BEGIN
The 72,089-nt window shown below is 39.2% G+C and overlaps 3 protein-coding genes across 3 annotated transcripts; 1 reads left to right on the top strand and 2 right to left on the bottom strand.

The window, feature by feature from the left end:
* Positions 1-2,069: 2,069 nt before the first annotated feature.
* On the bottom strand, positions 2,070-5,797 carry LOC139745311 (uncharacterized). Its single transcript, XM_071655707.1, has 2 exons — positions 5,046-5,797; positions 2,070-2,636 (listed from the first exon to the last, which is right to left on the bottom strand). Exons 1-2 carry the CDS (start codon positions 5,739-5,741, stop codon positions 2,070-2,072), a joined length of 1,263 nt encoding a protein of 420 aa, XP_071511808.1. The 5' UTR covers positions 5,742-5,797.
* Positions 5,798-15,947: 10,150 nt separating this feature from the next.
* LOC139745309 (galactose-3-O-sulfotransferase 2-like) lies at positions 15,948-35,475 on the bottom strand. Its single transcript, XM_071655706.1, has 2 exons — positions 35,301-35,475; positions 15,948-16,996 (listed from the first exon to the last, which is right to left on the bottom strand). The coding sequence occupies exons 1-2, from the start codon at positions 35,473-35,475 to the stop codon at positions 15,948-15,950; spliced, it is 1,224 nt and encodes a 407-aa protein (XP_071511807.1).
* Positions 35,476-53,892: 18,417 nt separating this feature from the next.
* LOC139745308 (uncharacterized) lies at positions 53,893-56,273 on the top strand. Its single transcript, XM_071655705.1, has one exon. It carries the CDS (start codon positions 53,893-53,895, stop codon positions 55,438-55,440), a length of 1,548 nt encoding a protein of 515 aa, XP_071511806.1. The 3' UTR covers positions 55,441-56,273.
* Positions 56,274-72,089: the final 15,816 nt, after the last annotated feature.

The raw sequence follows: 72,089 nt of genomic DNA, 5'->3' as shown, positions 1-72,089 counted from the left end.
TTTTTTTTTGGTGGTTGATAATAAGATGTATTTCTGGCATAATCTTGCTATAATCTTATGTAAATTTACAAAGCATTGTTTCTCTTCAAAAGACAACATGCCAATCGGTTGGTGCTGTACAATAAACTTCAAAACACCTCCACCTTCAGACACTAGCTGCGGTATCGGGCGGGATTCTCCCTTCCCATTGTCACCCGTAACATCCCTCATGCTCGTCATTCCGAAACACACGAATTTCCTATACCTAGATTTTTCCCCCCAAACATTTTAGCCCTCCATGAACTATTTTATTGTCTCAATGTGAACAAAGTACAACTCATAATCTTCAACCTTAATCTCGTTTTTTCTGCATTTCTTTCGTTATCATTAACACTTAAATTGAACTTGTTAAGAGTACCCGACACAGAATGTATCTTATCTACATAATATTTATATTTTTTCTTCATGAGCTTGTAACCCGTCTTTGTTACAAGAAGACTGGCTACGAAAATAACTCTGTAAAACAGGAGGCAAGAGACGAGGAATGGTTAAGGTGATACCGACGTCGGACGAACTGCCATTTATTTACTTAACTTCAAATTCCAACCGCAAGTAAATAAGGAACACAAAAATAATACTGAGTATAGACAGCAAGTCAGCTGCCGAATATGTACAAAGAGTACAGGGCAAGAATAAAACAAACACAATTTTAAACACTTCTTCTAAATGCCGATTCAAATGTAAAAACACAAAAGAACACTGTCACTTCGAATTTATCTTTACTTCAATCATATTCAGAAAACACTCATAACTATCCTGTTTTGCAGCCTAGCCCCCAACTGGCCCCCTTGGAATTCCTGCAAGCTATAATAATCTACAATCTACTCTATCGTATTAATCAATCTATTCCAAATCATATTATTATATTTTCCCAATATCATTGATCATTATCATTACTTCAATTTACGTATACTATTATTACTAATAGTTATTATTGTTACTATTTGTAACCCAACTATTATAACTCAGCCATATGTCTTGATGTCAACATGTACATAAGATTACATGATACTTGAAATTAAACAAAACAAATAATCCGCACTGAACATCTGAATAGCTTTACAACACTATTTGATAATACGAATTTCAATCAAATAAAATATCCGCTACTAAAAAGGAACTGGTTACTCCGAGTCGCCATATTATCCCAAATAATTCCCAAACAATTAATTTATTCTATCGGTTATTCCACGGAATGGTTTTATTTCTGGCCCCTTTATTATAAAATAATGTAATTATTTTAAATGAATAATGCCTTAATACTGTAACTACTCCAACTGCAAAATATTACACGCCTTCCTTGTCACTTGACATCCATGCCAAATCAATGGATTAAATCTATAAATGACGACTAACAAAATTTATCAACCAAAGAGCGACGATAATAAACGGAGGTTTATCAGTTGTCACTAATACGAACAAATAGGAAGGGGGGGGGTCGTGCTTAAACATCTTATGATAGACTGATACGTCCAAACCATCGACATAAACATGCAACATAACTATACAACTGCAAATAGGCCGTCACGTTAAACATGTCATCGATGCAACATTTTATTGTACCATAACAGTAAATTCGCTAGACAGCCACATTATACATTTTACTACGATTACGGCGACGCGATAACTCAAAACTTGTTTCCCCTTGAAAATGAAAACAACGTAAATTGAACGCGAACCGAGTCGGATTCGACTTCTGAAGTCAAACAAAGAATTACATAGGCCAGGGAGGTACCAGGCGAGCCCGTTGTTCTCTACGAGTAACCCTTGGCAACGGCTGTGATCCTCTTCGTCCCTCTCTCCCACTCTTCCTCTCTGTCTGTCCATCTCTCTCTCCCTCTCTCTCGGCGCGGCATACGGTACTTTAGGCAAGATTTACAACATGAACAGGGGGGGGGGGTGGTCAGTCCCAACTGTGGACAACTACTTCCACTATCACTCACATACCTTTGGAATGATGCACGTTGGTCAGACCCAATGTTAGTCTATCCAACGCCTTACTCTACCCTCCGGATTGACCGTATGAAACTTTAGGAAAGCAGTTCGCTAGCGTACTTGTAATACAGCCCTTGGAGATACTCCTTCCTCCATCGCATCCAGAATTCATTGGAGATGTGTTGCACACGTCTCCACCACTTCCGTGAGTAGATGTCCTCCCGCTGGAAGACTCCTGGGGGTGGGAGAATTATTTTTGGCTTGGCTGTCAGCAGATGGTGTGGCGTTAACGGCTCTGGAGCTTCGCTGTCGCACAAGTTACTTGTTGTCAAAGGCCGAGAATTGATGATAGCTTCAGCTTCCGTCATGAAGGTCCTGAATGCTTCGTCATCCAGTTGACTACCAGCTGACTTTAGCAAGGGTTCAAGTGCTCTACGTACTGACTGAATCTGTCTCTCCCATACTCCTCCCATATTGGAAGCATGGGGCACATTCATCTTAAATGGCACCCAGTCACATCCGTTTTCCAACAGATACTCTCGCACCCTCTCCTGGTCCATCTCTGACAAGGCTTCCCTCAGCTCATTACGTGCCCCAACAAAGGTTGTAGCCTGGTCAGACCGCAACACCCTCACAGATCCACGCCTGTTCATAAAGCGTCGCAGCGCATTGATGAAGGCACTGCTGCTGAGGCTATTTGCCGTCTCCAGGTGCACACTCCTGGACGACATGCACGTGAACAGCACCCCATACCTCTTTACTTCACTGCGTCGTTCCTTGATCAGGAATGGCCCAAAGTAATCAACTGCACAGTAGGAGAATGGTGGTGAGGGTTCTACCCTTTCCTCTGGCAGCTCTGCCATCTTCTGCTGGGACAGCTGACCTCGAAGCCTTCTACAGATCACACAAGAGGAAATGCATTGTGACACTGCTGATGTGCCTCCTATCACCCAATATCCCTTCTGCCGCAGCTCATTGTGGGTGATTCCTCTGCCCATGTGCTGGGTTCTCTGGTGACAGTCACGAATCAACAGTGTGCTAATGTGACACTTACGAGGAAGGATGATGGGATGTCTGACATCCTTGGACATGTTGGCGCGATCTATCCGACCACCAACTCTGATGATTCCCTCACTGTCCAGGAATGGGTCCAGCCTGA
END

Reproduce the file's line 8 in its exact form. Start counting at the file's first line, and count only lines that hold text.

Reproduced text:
* LOC139745308 (uncharacterized) lies at positions 53,893-56,273 on the top strand. Its single transcript, XM_071655705.1, has one exon. It carries the CDS (start codon positions 53,893-53,895, stop codon positions 55,438-55,440), a length of 1,548 nt encoding a protein of 515 aa, XP_071511806.1. The 3' UTR covers positions 55,441-56,273.